In the middle of the front of the plate is engraved a 7 pointed star about two inches wide top to bottom side to side with a club looking flower/design inside each of the star points.
    This is surrounded by some sort of foliage which looks like a type of fern plant with small round flowers
    On the back of the plate the hallmark at the lower area of the plate in a line it consists of a T looks like another t adjacent to it ,below that but in the same block is TM ,below that inscribed inside a shield outline is EP, below that is an owl in an oval shaped outline ,below that is a crown in another shield outline line and then the letter A1 written crossways in an oval out line. I have spent hours searching the net to try to identify the pale but I am unable to do so. I will be grateful if you could please shed some light on the matter. is it worth anything?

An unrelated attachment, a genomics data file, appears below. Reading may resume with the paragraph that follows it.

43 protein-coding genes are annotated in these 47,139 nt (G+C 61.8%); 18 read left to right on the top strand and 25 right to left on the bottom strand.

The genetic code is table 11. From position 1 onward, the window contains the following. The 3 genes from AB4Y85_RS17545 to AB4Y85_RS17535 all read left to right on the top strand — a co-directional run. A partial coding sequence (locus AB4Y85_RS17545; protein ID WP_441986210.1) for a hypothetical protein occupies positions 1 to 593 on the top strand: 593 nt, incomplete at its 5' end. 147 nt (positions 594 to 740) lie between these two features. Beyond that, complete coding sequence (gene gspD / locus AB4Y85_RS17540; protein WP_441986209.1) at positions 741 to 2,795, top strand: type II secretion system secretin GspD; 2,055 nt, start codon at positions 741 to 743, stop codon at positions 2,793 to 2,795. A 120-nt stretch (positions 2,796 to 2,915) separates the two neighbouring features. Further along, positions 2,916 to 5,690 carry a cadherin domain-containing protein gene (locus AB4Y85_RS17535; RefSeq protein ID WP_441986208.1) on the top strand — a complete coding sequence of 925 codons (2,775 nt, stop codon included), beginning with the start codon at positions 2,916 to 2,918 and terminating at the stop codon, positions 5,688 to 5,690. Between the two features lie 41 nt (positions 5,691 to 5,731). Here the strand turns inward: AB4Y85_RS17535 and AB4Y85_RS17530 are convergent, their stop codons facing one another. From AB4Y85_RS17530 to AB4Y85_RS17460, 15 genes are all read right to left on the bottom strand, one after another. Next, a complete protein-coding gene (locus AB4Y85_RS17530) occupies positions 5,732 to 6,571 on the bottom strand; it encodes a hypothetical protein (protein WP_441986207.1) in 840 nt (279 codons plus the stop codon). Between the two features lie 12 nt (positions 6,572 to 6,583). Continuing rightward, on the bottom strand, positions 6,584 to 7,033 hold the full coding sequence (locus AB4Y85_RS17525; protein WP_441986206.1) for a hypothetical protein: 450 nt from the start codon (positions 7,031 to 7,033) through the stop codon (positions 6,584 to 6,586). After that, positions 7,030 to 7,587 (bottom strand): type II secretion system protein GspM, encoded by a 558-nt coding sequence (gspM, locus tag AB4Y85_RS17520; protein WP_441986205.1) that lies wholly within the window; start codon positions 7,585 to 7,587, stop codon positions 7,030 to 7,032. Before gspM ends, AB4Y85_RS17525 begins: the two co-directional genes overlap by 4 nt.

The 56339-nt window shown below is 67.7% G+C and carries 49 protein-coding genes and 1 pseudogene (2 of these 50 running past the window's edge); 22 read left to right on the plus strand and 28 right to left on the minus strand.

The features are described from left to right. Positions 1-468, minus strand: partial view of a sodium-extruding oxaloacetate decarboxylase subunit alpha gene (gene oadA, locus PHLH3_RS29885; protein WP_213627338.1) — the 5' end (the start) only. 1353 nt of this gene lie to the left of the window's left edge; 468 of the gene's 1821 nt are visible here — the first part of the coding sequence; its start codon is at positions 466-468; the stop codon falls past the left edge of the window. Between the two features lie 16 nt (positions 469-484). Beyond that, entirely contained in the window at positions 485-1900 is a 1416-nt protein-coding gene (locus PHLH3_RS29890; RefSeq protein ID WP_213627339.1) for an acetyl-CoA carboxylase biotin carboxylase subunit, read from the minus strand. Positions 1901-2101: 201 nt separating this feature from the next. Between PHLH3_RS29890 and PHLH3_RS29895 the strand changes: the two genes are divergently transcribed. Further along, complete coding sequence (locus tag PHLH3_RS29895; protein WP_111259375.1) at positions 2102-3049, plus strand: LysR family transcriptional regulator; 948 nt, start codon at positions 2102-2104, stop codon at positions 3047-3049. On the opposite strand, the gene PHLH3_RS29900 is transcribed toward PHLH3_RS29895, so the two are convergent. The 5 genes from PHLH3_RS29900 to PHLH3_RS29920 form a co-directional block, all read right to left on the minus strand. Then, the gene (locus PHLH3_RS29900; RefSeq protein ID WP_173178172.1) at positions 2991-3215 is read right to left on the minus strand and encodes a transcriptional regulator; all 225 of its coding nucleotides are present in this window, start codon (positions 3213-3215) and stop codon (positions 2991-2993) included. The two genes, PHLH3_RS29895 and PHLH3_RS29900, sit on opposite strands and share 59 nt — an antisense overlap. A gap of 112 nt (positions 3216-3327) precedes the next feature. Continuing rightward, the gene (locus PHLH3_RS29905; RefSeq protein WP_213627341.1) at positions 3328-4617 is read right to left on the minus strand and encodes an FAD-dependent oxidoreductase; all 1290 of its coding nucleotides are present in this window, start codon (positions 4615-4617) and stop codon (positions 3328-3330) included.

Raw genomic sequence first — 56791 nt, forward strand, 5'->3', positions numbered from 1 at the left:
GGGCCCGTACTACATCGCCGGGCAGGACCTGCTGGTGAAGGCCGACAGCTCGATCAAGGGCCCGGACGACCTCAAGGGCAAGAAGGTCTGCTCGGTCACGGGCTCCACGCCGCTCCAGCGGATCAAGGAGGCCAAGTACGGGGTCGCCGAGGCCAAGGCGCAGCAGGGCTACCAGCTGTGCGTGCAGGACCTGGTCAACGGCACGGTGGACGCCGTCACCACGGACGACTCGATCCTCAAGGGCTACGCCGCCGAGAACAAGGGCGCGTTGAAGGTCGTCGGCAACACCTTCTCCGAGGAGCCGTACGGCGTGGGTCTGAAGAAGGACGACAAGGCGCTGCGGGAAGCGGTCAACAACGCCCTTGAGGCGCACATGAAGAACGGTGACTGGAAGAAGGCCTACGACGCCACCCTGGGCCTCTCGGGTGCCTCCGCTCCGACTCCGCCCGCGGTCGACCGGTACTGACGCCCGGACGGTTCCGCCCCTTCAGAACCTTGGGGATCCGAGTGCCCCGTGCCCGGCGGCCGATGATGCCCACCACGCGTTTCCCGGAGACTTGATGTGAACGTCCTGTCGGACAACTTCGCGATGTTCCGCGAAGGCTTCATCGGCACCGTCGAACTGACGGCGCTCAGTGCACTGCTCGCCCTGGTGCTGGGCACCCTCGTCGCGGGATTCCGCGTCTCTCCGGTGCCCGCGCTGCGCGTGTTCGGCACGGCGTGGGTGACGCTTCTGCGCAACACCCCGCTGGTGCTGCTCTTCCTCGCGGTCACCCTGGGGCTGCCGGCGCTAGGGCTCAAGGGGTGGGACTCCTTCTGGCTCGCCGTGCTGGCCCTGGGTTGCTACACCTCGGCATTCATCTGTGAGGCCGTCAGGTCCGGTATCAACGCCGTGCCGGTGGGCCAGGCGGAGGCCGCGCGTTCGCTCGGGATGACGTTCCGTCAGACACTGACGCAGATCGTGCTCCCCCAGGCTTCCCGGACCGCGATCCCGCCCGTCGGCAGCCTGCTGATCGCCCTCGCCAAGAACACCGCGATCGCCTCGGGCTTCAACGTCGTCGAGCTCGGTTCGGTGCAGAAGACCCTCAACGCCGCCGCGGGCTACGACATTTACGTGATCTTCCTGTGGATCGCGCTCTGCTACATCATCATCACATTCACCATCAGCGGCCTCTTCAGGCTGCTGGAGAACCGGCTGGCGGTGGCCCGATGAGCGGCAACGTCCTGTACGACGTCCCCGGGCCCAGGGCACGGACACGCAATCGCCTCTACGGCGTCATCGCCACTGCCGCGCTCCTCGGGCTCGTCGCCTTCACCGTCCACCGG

Regards George

  3. Henry says:

    Hi, I have a large amount of coins, which im thinking about selling pre 1920 and pre 1947 British silver coins ;
    I have heard that there are many fake one oz coins. Are there also fake pre 47 coins?
    I have bought a JSP silver test solution on the pre 1920 it remains dark red.
    But on 1920-1947 on some of the coins I tested the solution gradually turns blue. As these coins are only 50 percent silver would this be correct? Or is there another way to test these 50% silver coins.

    • Hello Henry,

      Yes, we periodically do receive batches of fake pre-decimal silver coins. We don’t use acid testing here, so can’t comment on the test solution you have (we use far more accurate X-Ray testing). If you suspect that your coins are fake, try repeatedly bending one in a vice. Fake coins tend to be layered, which will be revealed as you bend it.

  4. Eddie Bage says:

    Hey, I have just been looking at a EPNS tea set, contained three pieces and was rather heavy. I was wondering how could you value the silver if its EPNS?

  5. stewart wyeth says:

    i have an antique silver 925 brush and mirror set unfortunatly the mirror is damaged so wish to scrap it but what should i do to weigh them. should i break the mirror or just send it as it is?